Erasing all uncertainty about his political intentions, Das Williams told The Independent early Wednesday that he will definitely run for the 35th Assembly District seat.
The decision by the Santa Barbara city councilmember ends months of speculation and sets up a lively Democratic primary battle between two former allies: Williams and environmental attorney Susan Jordan, wife of Pedro Nava, the district’s outgoing incumbent.
“I don’t want to be coy,” Williams said in an April 1 interview. “I’m in.”
Williams said he would make a formal announcement of his candidacy “within the next couple of weeks” and expected to have an impressive list of endorsements at that time. He said that while he has been eyeing a run for the Legislature for several years, he hesitated to jump into this campaign because of his past alliances with Jordan and Nava working on environmental issues.
Shortly before Jordan announced her candidacy last year, Williams said he met with her and Nava and was very surprised to hear that she was running. At that time, Williams spoke glowingly of Jordan in an interview with The Independent‘s Nick Welsh, who reported that Williams “all but endorsed” Jordan for what Williams said then was “the greater community.” One reason for his statement at the time, Williams said Wednesday, was that he was working hard on Hannah-Beth Jackson’s Democratic bid for a State Senate seat and didn’t want “to split progressives” in the middle of that campaign.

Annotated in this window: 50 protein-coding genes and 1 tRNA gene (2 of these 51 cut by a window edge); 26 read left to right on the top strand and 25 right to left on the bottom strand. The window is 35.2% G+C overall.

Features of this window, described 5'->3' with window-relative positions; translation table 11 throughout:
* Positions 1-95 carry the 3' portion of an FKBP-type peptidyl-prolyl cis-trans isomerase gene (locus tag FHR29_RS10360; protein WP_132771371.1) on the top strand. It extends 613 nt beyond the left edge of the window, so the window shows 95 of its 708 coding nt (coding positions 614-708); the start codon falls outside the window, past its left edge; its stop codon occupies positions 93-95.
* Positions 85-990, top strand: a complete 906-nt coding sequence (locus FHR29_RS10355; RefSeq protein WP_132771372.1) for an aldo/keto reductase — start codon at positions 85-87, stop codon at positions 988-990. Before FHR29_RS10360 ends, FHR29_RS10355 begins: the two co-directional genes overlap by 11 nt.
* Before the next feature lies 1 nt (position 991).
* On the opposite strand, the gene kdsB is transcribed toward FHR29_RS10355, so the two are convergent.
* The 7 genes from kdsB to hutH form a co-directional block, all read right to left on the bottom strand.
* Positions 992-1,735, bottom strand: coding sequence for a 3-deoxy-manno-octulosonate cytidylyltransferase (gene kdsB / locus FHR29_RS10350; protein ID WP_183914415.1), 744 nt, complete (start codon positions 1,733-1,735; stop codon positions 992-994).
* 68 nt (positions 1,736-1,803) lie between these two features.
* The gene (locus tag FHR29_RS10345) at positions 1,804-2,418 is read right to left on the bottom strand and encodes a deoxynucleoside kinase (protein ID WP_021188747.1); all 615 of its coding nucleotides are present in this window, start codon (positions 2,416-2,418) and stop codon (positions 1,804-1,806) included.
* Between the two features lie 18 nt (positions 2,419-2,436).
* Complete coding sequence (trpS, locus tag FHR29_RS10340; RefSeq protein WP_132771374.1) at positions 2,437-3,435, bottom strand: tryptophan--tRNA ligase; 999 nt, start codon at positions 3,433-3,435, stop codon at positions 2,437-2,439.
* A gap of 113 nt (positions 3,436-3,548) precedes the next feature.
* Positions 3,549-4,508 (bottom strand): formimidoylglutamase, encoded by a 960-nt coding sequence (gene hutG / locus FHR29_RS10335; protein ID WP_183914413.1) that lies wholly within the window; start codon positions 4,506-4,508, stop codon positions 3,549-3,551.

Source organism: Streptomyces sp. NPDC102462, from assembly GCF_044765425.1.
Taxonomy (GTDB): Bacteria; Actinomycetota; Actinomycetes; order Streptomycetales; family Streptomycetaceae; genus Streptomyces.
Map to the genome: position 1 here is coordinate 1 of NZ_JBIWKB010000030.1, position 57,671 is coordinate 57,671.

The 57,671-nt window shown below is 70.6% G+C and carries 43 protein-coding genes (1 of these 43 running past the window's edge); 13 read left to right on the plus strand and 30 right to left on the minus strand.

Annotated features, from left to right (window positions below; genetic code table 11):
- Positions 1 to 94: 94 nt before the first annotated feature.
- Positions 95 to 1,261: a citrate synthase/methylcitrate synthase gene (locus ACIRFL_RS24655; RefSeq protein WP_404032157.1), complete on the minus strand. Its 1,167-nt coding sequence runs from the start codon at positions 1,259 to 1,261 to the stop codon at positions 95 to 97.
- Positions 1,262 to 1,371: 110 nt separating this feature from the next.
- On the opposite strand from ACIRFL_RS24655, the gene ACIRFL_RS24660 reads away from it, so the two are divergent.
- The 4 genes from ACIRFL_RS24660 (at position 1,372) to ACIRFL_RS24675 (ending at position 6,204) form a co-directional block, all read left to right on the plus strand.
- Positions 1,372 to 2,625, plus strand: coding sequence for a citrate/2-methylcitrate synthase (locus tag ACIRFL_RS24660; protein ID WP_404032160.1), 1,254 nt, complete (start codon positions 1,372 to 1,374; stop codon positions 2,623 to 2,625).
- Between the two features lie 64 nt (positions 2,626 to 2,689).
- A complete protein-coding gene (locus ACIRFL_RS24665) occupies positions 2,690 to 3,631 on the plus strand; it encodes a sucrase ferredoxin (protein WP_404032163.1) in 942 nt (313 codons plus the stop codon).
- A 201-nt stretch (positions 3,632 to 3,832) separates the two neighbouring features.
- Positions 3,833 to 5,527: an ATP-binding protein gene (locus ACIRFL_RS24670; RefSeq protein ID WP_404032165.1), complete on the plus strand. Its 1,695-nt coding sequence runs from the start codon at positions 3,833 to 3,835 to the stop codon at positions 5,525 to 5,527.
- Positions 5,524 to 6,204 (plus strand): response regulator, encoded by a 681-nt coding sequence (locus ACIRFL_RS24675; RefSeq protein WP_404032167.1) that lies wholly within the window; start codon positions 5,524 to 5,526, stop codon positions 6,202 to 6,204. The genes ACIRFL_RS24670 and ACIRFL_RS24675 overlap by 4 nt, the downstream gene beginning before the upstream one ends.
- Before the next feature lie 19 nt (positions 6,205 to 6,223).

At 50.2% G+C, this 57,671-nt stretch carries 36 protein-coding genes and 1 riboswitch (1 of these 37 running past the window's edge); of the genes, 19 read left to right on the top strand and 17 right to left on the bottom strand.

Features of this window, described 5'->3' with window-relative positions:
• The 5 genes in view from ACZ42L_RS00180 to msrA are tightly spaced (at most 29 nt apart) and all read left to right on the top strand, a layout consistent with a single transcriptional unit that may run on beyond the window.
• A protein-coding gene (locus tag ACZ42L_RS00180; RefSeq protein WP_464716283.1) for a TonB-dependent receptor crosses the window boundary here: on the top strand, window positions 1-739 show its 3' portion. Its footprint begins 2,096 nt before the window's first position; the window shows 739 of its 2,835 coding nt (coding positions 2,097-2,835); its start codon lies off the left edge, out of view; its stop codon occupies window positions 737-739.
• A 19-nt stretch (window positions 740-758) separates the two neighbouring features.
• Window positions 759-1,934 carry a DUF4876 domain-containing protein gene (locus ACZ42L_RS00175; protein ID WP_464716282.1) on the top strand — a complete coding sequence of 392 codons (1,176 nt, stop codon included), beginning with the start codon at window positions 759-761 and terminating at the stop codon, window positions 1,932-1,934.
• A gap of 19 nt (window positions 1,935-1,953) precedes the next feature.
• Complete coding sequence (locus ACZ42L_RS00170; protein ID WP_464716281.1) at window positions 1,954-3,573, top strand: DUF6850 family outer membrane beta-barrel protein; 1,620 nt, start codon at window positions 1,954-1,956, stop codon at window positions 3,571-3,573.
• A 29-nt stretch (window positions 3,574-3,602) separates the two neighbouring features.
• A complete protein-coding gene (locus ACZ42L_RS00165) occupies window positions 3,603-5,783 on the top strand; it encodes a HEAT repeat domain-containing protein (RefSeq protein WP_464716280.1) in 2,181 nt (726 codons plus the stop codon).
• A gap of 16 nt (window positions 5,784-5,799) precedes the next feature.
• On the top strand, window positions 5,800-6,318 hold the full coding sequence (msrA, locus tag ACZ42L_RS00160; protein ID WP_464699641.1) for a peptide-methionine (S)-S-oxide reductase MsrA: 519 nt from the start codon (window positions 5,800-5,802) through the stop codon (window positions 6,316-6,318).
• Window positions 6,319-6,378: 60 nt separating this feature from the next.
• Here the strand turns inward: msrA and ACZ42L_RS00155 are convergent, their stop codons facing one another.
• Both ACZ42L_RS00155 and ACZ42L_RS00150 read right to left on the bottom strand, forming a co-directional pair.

“I stand by those comments” in which he praised Jordan, Williams said on Wednesday. But he added that he also told Jordan and Nava, “You can run, but I’m going to do it.”
Williams said that a decisive event in his final decision to run was the action taken by Jordan and Nava in helping to sink a painstakingly negotiated agreement between major environmental groups and Plains Exploration and Production (PXP) oil company. With most local environmentalists and many elected officials lined up behind the agreement, Nava and Jordan angered many in the progressive community by strongly opposing the plan, which was voted down by the State Lands Commission in January. The deal would have expanded PXP drilling rights at the Tranquillon Ridge Field offshore from Vandenberg Air Force Base, in exchange of a mandatory shutdown date of 2022, thousands of acres of permanently protected onshore lands, approximately $350 million of tax revenue for Santa Barbara County, and at least $2 billion for the state.
Exactly who will be endorsing Williams when he has his official announcement later this month is unclear. But he can certainly count on the county’s 1st District Supervisor Salud Carbajal, who’s been publicly supporting a run by Williams for months now. Stay tuned for one of Santa Barbara County’s biggest Democratic Party showdowns in recent memory.